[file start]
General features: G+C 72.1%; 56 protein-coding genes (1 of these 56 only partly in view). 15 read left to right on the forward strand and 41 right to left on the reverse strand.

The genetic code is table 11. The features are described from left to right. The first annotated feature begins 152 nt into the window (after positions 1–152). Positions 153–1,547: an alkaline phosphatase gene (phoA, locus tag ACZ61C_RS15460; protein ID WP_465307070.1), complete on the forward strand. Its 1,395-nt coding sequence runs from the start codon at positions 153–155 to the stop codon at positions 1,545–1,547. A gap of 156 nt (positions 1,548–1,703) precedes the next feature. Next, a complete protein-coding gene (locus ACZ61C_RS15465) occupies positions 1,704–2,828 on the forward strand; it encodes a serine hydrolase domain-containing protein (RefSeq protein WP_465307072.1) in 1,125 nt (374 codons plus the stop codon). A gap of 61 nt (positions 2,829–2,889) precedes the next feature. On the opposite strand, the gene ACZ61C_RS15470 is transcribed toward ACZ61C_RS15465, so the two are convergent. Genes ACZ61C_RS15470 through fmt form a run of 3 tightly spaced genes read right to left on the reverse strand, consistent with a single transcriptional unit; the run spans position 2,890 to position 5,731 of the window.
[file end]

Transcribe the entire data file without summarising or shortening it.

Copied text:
General features: G+C 72.1%; 56 protein-coding genes (1 of these 56 only partly in view). 15 read left to right on the forward strand and 41 right to left on the reverse strand.

The genetic code is table 11. The features are described from left to right. The first annotated feature begins 152 nt into the window (after positions 1–152). Positions 153–1,547: an alkaline phosphatase gene (phoA, locus tag ACZ61C_RS15460; protein ID WP_465307070.1), complete on the forward strand. Its 1,395-nt coding sequence runs from the start codon at positions 153–155 to the stop codon at positions 1,545–1,547. A gap of 156 nt (positions 1,548–1,703) precedes the next feature. Next, a complete protein-coding gene (locus ACZ61C_RS15465) occupies positions 1,704–2,828 on the forward strand; it encodes a serine hydrolase domain-containing protein (RefSeq protein WP_465307072.1) in 1,125 nt (374 codons plus the stop codon). A gap of 61 nt (positions 2,829–2,889) precedes the next feature. On the opposite strand, the gene ACZ61C_RS15470 is transcribed toward ACZ61C_RS15465, so the two are convergent. Genes ACZ61C_RS15470 through fmt form a run of 3 tightly spaced genes read right to left on the reverse strand, consistent with a single transcriptional unit; the run spans position 2,890 to position 5,731 of the window.